Part II: Making the Blouse
Last time we learned how to adapt a blouse pattern to create a Retro Tie Blouse look. This blouse is best made of soft woven fabrics, such as linen, voile, or many of our handwoven cotton fabrics. Sometimes it can be hard to find light weight natural fiber fabrics suitable for making garments, rather than crafts - that’s part of why I started Loom & Stars! The handloom linen/cotton blend fabric I chose for this blouse is airy and semi-sheer. It combines the nubby texture of linen with softer handspun cotton, capturing the best of both of these amazing fibers. Can you tell I love it?
Having selected your fabric, first prepare it according to how you will treat the finished garment. Then cut our your blouse, including two tie pieces cut along the lengthwise grain of the fabric.
Before being attached to the blouse, the ties will need to be hemmed according to whatever method you chose when you drafted the tie piece in Part One of our Retro Tie Blouse pattern hack. For my blouse, I used 1/2 inch hem allowances, first pressing them up 1/2 inch with my super low-tech sewing gauge, then folding the raw edge into the fold. It’s always a little approximate around the curves, but that's fine as long as the edge is smooth.
The resulting hem is a little over 1/4 inch wide, so I can stitch it with my 1/4 inch foot. Take care at the point of the tie, and mark the spot where you’ll have to pivot the needle if that helps you to stitch it neatly. (My chalk mark didn’t show up in the photo so I marked the photo itself, as you see above.)
When you've pivoted at the point of the tie, you may need to wedge something under the back of the pressure foot to keep it level so your machine will continue to stitch smoothly. Don’t hem the short, un-pointed end of the tie; that will go into the side seam.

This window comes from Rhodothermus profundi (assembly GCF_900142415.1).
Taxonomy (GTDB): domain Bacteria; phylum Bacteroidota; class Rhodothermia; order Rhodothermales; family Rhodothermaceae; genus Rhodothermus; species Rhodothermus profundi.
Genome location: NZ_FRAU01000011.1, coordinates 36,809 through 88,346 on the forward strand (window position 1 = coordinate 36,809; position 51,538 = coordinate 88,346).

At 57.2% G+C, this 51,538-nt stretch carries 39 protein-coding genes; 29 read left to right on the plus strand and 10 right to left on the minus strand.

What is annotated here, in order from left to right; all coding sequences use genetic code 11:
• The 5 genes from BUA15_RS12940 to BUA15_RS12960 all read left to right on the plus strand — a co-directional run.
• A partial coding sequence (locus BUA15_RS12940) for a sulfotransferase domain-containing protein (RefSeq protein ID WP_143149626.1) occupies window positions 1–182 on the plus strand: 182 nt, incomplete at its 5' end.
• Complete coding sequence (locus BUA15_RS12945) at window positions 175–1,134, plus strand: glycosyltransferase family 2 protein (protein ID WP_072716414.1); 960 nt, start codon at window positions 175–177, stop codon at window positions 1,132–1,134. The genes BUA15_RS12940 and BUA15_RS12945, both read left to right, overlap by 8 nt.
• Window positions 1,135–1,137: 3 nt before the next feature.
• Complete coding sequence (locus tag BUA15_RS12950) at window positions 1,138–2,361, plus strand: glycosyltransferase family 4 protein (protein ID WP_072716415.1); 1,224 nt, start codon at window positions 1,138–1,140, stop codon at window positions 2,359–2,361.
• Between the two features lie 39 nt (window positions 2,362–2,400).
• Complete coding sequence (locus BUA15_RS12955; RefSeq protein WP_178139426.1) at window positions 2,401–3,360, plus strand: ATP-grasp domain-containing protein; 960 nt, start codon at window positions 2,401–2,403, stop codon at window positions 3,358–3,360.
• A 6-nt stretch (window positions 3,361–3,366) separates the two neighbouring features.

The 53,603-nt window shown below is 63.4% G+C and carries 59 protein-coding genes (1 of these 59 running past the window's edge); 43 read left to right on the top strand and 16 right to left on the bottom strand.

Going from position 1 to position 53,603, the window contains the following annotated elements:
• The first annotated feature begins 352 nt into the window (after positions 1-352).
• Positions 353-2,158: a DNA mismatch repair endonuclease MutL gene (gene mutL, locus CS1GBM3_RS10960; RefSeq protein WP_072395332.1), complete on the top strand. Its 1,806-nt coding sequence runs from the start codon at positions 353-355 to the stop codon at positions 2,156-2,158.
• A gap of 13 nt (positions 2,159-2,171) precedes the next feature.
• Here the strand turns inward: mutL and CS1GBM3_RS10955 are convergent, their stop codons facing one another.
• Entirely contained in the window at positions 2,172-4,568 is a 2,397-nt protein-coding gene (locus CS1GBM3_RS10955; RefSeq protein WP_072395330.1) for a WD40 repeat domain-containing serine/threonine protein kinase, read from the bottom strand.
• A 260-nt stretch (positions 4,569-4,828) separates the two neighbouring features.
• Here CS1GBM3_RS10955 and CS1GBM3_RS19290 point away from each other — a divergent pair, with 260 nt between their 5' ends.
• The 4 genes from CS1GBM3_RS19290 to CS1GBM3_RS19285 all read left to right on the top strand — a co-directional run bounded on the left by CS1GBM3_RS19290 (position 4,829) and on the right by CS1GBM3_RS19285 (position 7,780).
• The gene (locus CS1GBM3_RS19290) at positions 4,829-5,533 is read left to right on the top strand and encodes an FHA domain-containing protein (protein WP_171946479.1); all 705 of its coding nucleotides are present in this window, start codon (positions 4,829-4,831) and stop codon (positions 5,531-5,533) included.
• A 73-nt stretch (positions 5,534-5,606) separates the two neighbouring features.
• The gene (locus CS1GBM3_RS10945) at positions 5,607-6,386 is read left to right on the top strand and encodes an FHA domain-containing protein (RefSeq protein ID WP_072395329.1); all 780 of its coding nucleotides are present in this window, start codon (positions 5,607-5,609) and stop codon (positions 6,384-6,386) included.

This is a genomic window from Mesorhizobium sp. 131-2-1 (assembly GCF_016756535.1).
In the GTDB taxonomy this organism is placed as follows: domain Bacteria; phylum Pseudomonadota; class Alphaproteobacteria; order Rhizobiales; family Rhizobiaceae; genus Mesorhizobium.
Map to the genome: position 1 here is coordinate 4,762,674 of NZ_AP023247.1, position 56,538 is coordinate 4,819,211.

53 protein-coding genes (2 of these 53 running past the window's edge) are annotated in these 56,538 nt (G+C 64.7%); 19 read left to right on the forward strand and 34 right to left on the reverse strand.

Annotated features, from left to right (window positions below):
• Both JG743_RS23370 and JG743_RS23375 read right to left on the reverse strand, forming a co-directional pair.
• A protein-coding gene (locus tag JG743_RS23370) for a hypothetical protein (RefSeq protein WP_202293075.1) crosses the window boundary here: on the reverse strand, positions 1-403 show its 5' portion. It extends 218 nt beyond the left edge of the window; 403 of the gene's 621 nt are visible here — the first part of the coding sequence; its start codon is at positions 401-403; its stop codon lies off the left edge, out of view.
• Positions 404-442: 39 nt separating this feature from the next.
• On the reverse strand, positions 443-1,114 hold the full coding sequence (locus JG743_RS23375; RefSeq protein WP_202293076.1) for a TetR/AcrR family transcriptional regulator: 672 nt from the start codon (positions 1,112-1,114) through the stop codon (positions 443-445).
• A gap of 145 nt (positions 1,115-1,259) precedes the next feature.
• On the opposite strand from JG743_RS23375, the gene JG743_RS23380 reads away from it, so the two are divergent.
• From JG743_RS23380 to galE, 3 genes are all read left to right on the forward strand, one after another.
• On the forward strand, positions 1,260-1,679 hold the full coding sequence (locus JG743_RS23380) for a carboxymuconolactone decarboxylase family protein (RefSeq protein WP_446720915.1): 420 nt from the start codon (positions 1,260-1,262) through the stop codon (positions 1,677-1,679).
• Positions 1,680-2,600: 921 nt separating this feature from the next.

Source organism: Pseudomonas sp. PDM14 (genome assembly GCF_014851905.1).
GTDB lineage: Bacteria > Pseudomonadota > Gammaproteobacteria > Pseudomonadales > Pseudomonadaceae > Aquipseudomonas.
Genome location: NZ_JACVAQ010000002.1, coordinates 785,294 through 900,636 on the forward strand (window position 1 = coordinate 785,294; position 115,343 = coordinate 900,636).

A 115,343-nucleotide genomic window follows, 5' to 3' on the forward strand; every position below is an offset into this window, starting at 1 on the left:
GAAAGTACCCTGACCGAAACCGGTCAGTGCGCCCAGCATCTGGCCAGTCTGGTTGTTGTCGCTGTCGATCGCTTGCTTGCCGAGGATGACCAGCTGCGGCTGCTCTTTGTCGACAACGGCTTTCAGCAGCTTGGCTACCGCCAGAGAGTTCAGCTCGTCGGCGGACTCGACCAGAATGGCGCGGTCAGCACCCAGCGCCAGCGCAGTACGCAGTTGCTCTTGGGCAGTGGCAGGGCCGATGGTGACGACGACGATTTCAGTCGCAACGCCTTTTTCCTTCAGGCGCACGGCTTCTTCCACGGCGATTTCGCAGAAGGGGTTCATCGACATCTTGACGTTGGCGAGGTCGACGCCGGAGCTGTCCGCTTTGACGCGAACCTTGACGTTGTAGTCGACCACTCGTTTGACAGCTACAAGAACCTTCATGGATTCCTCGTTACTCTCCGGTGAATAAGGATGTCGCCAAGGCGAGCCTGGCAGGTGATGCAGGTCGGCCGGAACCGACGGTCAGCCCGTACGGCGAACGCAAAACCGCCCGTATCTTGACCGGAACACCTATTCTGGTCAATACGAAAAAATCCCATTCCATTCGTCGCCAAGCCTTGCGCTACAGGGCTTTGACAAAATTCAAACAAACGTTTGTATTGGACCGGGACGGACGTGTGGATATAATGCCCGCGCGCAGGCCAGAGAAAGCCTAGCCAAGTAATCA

All done! The ties will smooth out when pressed.
Next, assemble your blouse as usual up to the point where you sew the side seams. When you’re ready to do that, try on the blouse and decide where you want to place the ties. I like to have the bottom edge of the tie approximately at my natural waistline, which creates a slightly high-waisted effect.
Sandwich one tie piece in each side seam (the ties should be placed with the same side facing upwards as the blouse front pieces) and stitch. I used French seams on my blouse, so I first stitched the side seams wrong sides together without the ties, and pressed and trimmed the seam. Then I basted the tie ends into place and stitched the second pass of the French seam, which enclosed the tie ends in the seam.
Finish your blouse as usual. Then run to the mirror, try on your new blouse, tie the ties, and see the magic of this design! The cinching action of the ties causes the unfitted blouse front to form loose pleats that release at the bust. I find the soft fullness really flattering - and pretty adorable too!
Recently I saw a pattern with a similar effect in Named Clothing’s book Breaking the Pattern. Their Solina Dress and Top pattern has short ties stitched into soft pleats under the bust for a sleeker, more tailored version of this look. That would also look great made with one of our handwoven cotton fabrics!